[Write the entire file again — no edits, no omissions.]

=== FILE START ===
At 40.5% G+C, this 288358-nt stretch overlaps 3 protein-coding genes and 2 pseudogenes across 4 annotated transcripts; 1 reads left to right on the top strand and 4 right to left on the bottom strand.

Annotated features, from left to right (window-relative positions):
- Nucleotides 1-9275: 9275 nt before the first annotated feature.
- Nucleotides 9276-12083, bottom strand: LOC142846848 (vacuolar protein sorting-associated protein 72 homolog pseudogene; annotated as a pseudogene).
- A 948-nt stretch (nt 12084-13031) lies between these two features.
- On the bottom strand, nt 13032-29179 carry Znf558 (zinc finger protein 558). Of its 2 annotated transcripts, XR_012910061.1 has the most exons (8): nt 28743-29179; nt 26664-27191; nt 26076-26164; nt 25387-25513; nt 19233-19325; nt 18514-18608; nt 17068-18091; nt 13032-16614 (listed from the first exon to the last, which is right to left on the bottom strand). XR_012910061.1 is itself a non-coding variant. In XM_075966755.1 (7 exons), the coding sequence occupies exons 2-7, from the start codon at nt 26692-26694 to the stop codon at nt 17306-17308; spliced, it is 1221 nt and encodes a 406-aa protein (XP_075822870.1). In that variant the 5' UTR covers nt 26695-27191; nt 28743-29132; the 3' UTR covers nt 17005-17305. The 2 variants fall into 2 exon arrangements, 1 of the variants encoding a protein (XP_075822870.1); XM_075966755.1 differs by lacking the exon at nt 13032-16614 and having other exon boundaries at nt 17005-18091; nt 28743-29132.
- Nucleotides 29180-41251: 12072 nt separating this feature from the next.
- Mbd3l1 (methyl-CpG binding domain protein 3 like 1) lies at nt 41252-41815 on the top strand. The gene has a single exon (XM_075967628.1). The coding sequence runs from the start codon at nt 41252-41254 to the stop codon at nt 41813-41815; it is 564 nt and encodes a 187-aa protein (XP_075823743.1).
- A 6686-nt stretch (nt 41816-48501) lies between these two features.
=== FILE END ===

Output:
At 40.5% G+C, this 288358-nt stretch overlaps 3 protein-coding genes and 2 pseudogenes across 4 annotated transcripts; 1 reads left to right on the top strand and 4 right to left on the bottom strand.

Annotated features, from left to right (window-relative positions):
- Nucleotides 1-9275: 9275 nt before the first annotated feature.
- Nucleotides 9276-12083, bottom strand: LOC142846848 (vacuolar protein sorting-associated protein 72 homolog pseudogene; annotated as a pseudogene).
- A 948-nt stretch (nt 12084-13031) lies between these two features.
- On the bottom strand, nt 13032-29179 carry Znf558 (zinc finger protein 558). Of its 2 annotated transcripts, XR_012910061.1 has the most exons (8): nt 28743-29179; nt 26664-27191; nt 26076-26164; nt 25387-25513; nt 19233-19325; nt 18514-18608; nt 17068-18091; nt 13032-16614 (listed from the first exon to the last, which is right to left on the bottom strand). XR_012910061.1 is itself a non-coding variant. In XM_075966755.1 (7 exons), the coding sequence occupies exons 2-7, from the start codon at nt 26692-26694 to the stop codon at nt 17306-17308; spliced, it is 1221 nt and encodes a 406-aa protein (XP_075822870.1). In that variant the 5' UTR covers nt 26695-27191; nt 28743-29132; the 3' UTR covers nt 17005-17305. The 2 variants fall into 2 exon arrangements, 1 of the variants encoding a protein (XP_075822870.1); XM_075966755.1 differs by lacking the exon at nt 13032-16614 and having other exon boundaries at nt 17005-18091; nt 28743-29132.
- Nucleotides 29180-41251: 12072 nt separating this feature from the next.
- Mbd3l1 (methyl-CpG binding domain protein 3 like 1) lies at nt 41252-41815 on the top strand. The gene has a single exon (XM_075967628.1). The coding sequence runs from the start codon at nt 41252-41254 to the stop codon at nt 41813-41815; it is 564 nt and encodes a 187-aa protein (XP_075823743.1).
- A 6686-nt stretch (nt 41816-48501) lies between these two features.